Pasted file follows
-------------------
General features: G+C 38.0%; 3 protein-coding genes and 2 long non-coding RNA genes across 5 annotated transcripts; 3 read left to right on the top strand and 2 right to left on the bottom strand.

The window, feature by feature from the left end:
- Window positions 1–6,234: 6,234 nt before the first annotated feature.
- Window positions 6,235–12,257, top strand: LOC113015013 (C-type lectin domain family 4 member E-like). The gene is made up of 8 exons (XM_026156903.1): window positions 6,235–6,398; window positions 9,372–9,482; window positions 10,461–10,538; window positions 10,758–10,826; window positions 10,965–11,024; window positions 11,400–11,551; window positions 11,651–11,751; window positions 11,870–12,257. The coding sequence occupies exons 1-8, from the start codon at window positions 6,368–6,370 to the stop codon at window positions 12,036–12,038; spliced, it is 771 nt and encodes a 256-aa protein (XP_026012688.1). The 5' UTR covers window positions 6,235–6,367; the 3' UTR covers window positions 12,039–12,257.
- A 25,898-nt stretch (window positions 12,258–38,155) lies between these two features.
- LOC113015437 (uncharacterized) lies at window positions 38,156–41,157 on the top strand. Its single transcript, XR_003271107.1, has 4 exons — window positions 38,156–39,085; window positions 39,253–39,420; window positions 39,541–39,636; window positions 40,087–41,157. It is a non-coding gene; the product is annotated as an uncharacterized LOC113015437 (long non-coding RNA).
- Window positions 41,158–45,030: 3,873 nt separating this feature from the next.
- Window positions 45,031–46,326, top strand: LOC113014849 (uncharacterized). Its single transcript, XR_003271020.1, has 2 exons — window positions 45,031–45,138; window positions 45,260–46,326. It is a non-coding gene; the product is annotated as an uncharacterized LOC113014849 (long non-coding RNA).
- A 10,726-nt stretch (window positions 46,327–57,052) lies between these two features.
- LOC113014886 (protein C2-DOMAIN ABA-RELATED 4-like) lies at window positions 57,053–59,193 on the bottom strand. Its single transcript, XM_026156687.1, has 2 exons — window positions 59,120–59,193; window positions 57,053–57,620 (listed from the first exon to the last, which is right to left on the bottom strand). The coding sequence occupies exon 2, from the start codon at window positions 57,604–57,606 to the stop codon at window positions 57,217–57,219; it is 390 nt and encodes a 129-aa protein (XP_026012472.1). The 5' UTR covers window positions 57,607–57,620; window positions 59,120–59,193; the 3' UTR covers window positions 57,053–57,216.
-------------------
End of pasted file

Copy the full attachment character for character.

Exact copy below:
General features: G+C 38.0%; 3 protein-coding genes and 2 long non-coding RNA genes across 5 annotated transcripts; 3 read left to right on the top strand and 2 right to left on the bottom strand.

The window, feature by feature from the left end:
- Window positions 1–6,234: 6,234 nt before the first annotated feature.
- Window positions 6,235–12,257, top strand: LOC113015013 (C-type lectin domain family 4 member E-like). The gene is made up of 8 exons (XM_026156903.1): window positions 6,235–6,398; window positions 9,372–9,482; window positions 10,461–10,538; window positions 10,758–10,826; window positions 10,965–11,024; window positions 11,400–11,551; window positions 11,651–11,751; window positions 11,870–12,257. The coding sequence occupies exons 1-8, from the start codon at window positions 6,368–6,370 to the stop codon at window positions 12,036–12,038; spliced, it is 771 nt and encodes a 256-aa protein (XP_026012688.1). The 5' UTR covers window positions 6,235–6,367; the 3' UTR covers window positions 12,039–12,257.
- A 25,898-nt stretch (window positions 12,258–38,155) lies between these two features.
- LOC113015437 (uncharacterized) lies at window positions 38,156–41,157 on the top strand. Its single transcript, XR_003271107.1, has 4 exons — window positions 38,156–39,085; window positions 39,253–39,420; window positions 39,541–39,636; window positions 40,087–41,157. It is a non-coding gene; the product is annotated as an uncharacterized LOC113015437 (long non-coding RNA).
- Window positions 41,158–45,030: 3,873 nt separating this feature from the next.
- Window positions 45,031–46,326, top strand: LOC113014849 (uncharacterized). Its single transcript, XR_003271020.1, has 2 exons — window positions 45,031–45,138; window positions 45,260–46,326. It is a non-coding gene; the product is annotated as an uncharacterized LOC113014849 (long non-coding RNA).
- A 10,726-nt stretch (window positions 46,327–57,052) lies between these two features.
- LOC113014886 (protein C2-DOMAIN ABA-RELATED 4-like) lies at window positions 57,053–59,193 on the bottom strand. Its single transcript, XM_026156687.1, has 2 exons — window positions 59,120–59,193; window positions 57,053–57,620 (listed from the first exon to the last, which is right to left on the bottom strand). The coding sequence occupies exon 2, from the start codon at window positions 57,604–57,606 to the stop codon at window positions 57,217–57,219; it is 390 nt and encodes a 129-aa protein (XP_026012472.1). The 5' UTR covers window positions 57,607–57,620; window positions 59,120–59,193; the 3' UTR covers window positions 57,053–57,216.